A Fairy Tale For Grown Ups Part 3 the transition on this one is better. Anyways the track starts with acoustic guitar and happy keyboard that is replaced by vocals. There is a bit of scatting for a short bridge, decent amount of guitar soloing. It all just leads back to the singing.

A Fairy Tale For Grown Ups Part 4 fluid transition into this one which begins with airy vocals and harmonics on guitar. Then a brief guitar solo and vocals again but with bass/drums. Organ drone interlude then vocals again plus organ in the background.

A Fairy Tale For Grown Ups Part 5 starts with bass and e piano jazzing it up. Drums come in to rock the jazz and guitar alternates with keyboards, sorta.

A Fairy Tale For Grown Ups Part 6 starts with guitar strumming and male/female vocals. This one is more rock then the previous track. Begins with guitar arpeggios on acoustic guitar and male/female vocal harmonies. This one is folksier. The basses entrance is well timed and adds some flavour. Piano comes halfway through to introduce a more upbeat section.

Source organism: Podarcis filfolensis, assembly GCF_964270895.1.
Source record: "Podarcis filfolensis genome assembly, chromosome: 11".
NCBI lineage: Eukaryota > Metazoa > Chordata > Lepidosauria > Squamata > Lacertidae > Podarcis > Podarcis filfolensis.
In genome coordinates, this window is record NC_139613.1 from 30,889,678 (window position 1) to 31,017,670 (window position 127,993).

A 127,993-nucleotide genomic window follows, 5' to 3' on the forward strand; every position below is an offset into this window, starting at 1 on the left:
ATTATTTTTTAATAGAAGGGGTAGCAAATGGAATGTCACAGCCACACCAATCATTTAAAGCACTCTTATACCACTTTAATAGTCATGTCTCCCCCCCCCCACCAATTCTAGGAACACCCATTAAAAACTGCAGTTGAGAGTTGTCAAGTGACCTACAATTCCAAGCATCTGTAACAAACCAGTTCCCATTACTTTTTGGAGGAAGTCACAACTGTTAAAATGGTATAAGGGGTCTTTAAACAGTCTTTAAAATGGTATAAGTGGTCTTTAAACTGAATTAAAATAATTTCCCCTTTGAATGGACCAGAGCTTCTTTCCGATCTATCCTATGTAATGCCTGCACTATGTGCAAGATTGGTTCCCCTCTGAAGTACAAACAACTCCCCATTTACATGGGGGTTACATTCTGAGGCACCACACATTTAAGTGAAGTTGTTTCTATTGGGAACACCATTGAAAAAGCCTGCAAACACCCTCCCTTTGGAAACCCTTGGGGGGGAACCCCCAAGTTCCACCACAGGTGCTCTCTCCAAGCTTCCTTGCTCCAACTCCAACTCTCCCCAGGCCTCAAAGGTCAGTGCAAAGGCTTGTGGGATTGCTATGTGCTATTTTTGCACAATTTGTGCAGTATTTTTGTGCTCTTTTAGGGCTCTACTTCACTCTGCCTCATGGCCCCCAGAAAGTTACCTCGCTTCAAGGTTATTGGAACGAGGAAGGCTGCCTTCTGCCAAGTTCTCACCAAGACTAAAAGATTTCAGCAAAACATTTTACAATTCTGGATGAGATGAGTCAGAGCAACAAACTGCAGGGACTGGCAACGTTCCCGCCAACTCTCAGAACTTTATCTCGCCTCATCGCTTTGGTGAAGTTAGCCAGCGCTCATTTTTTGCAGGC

Honestly this suite should have been an album itself.

The Bumpy Road To Knowledge (Alt) is the last track. It begins with ambient sounds and as far I could tell was the same as the original.

Overall this is a solid debut that I think fans of Melodic Symphonic Progressive Rock would really enjoy.

Report this review (#2590979)
Posted Tuesday, August 31, 2021 | Review Permalink